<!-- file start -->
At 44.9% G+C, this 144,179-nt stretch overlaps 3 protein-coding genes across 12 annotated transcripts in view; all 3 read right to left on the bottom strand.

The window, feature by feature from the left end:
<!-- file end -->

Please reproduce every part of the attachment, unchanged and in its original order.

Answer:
At 44.9% G+C, this 144,179-nt stretch overlaps 3 protein-coding genes across 12 annotated transcripts in view; all 3 read right to left on the bottom strand.

The window, feature by feature from the left end: